Trial reflecting real-world practice showed a reduction in the rate of asthma attacks compared to the most commonly used reliever therapy
New data from Novel START, an open-label trial designed to reflect real-world practice, has demonstrated the effectiveness of Symbicort Turbuhaler (budesonide/formoterol) as a potential anti-inflammatory reliever in mild asthma.1
These results are published in the New England Journal of Medicineand are being presented at the American Thoracic Society 2019 International Conference.1
The trial compared Symbicort Turbuhaler with two commonly used treatment regimens in mild asthma. In real-world practice, patients typically use a short-acting beta2-agonist (SABA) reliever in response to symptoms or daily low-dose inhaled corticosteroid (ICS) maintenance therapy with a SABA reliever. In this trial, patients with mild asthma were randomised to receive either albuterol (a SABA reliever) taken as-needed, or budesonide (an ICS maintenance treatment)plus albuterol as-needed, or Symbicort Turbuhaler used as an anti-inflammatory reliever therapy taken as-needed.1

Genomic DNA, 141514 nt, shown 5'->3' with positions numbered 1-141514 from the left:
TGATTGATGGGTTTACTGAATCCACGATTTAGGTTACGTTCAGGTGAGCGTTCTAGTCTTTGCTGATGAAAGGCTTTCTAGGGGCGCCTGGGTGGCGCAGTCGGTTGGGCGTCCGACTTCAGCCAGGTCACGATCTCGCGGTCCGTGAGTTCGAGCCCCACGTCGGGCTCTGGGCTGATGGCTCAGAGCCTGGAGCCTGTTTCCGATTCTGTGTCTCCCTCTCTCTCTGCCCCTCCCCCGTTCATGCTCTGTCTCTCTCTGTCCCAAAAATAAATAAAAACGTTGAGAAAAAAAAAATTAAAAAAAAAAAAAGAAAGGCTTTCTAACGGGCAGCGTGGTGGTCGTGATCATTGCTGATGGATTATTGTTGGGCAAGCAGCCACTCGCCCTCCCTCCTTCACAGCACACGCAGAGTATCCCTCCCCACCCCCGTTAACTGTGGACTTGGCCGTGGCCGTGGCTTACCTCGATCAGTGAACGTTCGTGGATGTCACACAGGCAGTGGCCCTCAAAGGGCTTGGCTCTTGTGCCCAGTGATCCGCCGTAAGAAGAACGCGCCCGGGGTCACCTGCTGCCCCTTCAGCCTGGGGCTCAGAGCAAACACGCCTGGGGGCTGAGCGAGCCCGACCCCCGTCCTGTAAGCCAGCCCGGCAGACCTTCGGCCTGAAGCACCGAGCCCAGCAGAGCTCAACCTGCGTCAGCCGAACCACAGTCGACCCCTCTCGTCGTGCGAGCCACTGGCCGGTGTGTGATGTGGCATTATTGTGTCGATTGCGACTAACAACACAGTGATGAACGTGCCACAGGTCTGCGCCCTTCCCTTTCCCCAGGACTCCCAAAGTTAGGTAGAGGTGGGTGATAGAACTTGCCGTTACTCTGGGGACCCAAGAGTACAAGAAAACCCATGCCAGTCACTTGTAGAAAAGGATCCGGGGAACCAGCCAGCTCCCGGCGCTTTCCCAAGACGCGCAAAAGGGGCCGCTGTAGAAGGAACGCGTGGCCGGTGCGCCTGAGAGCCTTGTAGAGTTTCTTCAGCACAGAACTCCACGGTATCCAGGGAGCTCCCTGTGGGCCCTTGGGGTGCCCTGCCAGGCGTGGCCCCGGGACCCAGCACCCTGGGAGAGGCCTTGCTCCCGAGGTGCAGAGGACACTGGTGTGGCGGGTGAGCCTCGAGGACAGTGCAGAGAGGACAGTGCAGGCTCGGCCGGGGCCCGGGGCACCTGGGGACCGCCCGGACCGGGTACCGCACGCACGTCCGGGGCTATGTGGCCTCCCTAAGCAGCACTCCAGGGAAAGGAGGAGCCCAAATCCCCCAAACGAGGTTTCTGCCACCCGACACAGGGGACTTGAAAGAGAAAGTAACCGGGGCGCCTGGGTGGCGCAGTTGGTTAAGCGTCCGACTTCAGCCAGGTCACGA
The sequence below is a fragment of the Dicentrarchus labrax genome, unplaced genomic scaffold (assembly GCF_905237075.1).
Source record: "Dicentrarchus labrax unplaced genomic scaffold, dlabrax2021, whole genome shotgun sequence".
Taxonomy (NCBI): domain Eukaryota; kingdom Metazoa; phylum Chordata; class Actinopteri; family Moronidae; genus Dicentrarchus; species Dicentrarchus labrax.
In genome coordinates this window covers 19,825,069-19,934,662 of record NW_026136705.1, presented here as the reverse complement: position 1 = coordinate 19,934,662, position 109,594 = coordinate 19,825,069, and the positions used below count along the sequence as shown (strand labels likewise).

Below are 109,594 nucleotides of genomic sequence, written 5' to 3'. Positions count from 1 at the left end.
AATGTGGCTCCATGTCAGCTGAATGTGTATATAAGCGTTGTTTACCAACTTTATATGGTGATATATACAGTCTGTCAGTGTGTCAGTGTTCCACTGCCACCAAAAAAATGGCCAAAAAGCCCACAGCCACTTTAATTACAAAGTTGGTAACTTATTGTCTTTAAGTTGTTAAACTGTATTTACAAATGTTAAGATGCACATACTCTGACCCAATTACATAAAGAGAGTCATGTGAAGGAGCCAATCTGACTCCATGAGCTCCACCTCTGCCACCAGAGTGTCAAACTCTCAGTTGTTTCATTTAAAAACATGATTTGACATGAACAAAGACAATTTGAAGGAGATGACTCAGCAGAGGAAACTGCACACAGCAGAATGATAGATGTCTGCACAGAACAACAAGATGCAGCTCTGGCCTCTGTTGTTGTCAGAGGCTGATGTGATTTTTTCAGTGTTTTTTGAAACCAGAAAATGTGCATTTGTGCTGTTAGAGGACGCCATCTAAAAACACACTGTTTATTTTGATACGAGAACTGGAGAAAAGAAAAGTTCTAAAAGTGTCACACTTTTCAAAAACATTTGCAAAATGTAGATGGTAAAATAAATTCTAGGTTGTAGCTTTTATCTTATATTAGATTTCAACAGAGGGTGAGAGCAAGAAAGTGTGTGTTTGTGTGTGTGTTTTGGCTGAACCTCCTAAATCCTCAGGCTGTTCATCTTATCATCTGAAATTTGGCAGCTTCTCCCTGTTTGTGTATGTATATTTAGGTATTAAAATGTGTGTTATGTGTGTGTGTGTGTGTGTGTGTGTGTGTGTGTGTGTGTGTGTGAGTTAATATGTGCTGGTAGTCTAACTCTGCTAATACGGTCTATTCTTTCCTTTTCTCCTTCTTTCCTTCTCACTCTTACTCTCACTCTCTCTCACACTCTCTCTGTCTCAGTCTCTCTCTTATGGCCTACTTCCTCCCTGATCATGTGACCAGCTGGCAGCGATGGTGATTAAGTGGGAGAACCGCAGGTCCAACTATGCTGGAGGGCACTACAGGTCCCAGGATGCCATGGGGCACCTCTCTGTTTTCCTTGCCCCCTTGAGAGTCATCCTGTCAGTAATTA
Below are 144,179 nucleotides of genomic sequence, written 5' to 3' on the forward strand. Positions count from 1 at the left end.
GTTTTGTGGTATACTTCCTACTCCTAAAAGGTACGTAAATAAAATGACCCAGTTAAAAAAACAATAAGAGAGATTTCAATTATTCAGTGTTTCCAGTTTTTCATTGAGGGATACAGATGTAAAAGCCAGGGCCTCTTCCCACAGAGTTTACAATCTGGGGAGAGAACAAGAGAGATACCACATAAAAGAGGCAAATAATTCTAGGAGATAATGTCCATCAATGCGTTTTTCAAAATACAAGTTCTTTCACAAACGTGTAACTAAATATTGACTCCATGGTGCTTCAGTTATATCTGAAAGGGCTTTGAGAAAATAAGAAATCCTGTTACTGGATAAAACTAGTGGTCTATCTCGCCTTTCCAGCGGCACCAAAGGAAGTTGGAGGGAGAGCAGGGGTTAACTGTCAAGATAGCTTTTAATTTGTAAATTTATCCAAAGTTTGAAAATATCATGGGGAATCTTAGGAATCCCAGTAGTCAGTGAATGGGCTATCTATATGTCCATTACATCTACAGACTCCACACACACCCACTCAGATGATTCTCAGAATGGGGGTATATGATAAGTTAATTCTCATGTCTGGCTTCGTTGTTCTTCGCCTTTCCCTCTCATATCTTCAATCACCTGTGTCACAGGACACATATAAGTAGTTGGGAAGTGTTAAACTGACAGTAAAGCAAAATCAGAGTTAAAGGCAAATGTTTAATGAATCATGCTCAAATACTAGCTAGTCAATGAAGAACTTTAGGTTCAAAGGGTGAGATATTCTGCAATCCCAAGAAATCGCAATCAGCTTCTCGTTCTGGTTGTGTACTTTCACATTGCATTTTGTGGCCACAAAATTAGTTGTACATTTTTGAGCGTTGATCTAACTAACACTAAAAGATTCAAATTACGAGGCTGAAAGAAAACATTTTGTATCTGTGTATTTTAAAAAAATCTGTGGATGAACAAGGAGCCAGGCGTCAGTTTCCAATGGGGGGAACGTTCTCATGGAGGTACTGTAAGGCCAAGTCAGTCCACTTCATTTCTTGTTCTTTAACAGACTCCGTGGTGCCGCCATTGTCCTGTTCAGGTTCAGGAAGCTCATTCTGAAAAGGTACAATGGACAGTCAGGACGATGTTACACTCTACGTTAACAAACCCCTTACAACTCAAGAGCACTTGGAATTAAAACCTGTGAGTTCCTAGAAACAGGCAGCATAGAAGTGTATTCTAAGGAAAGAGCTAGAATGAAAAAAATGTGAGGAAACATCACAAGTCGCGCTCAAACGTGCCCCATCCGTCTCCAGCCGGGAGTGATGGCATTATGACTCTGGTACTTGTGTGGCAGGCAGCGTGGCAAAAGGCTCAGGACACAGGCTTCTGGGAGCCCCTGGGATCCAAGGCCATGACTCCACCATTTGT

Symbicort Turbuhaler demonstrated a 51% reduction in the rate of annual asthma exacerbations compared to albuterol. There was no difference in the exacerbation rate between Symbicort Turbuhaler and twice-daily maintenance budesonide plus albuterol, despite a 52% reduction in the mean steroid dose with Symbicort Turbuhaler.1 These data support the findings of the SYGMA 1 and 2 trials published in May 2018.2,3